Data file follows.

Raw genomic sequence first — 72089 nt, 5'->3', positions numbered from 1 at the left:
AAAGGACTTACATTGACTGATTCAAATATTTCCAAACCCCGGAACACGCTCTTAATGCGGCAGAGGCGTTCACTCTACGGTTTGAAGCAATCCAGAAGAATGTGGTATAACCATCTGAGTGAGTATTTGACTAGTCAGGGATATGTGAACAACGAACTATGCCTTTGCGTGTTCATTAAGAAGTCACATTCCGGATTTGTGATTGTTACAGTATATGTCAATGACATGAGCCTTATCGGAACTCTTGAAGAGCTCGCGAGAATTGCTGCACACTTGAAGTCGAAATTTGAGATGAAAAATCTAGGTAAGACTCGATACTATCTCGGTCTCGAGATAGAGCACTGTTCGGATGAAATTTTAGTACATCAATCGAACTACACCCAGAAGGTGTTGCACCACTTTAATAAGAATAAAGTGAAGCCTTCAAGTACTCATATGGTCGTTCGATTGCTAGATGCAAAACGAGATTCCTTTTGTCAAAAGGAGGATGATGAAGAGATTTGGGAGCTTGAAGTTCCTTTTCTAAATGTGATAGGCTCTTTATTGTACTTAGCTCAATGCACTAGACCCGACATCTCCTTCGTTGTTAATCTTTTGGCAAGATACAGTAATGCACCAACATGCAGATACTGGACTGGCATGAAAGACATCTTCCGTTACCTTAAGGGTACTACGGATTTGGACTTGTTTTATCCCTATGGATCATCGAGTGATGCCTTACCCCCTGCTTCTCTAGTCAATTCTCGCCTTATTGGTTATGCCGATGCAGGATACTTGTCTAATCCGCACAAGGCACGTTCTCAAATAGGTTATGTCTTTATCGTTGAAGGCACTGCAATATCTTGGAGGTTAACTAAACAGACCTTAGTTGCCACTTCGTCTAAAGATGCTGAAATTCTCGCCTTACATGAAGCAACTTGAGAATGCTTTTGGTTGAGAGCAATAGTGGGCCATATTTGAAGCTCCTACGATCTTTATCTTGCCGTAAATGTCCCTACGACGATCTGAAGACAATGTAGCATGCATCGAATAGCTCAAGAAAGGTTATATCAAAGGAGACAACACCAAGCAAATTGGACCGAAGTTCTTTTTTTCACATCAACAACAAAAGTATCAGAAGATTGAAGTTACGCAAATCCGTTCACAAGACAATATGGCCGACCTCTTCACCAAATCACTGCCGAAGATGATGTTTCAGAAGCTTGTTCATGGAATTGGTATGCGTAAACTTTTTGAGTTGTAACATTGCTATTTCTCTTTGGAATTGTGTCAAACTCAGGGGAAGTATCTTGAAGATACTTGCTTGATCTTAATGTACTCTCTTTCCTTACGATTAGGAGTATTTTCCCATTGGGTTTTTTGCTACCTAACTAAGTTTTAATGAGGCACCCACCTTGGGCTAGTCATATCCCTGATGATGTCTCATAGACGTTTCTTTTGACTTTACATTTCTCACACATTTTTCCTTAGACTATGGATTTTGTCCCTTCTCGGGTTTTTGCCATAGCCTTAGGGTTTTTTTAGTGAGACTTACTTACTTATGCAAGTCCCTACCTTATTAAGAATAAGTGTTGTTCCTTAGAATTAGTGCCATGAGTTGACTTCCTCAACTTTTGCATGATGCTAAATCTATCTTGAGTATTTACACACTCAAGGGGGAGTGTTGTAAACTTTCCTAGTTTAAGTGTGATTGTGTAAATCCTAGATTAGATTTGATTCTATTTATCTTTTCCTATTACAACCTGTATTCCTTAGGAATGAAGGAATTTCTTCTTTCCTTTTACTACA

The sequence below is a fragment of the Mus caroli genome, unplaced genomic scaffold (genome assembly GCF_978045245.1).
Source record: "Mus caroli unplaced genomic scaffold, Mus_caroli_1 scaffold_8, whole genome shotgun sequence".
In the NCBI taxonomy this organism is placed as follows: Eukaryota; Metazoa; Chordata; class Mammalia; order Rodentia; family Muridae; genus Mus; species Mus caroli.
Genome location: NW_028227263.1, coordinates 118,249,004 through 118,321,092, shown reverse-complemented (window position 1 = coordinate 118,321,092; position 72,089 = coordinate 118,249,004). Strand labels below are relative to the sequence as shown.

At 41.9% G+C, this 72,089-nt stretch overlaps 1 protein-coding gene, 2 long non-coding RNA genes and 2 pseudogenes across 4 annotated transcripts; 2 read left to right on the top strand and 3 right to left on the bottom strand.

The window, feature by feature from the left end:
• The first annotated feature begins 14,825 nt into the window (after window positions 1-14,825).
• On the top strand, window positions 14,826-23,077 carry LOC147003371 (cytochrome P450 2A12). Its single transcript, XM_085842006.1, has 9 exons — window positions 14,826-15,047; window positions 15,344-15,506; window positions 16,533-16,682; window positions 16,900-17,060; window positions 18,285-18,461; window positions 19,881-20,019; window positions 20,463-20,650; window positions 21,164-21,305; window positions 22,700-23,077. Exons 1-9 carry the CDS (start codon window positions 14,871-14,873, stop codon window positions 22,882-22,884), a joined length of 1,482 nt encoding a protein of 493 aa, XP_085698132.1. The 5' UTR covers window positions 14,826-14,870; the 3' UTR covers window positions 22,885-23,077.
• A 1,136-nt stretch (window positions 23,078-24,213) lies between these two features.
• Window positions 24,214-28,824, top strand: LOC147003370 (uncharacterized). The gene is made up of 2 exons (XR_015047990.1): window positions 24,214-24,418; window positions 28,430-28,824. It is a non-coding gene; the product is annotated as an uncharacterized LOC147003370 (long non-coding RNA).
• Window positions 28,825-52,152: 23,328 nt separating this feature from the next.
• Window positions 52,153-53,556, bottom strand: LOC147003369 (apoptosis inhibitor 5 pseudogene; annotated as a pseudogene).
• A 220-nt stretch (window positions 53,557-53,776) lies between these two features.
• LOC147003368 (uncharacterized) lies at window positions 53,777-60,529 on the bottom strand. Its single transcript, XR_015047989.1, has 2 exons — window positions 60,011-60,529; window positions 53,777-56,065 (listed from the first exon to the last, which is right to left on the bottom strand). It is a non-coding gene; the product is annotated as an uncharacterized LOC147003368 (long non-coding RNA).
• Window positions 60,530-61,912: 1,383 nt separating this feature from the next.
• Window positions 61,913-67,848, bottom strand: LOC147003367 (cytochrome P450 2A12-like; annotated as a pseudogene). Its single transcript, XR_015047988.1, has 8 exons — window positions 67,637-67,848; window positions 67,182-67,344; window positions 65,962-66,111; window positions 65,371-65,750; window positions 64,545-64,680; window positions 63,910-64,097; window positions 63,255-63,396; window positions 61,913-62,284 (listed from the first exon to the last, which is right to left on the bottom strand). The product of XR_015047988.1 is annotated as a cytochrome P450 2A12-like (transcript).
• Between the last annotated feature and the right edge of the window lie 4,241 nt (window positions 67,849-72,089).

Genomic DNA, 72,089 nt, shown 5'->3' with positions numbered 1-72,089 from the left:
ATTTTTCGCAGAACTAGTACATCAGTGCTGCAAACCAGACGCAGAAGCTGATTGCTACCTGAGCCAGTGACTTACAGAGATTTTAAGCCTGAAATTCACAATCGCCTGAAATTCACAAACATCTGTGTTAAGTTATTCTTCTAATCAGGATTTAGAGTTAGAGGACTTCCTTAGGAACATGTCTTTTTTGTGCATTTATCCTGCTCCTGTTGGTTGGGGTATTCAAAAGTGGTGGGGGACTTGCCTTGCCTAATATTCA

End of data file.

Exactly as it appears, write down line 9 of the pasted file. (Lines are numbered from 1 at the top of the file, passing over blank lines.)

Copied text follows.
• The first annotated feature begins 14,825 nt into the window (after window positions 1-14,825).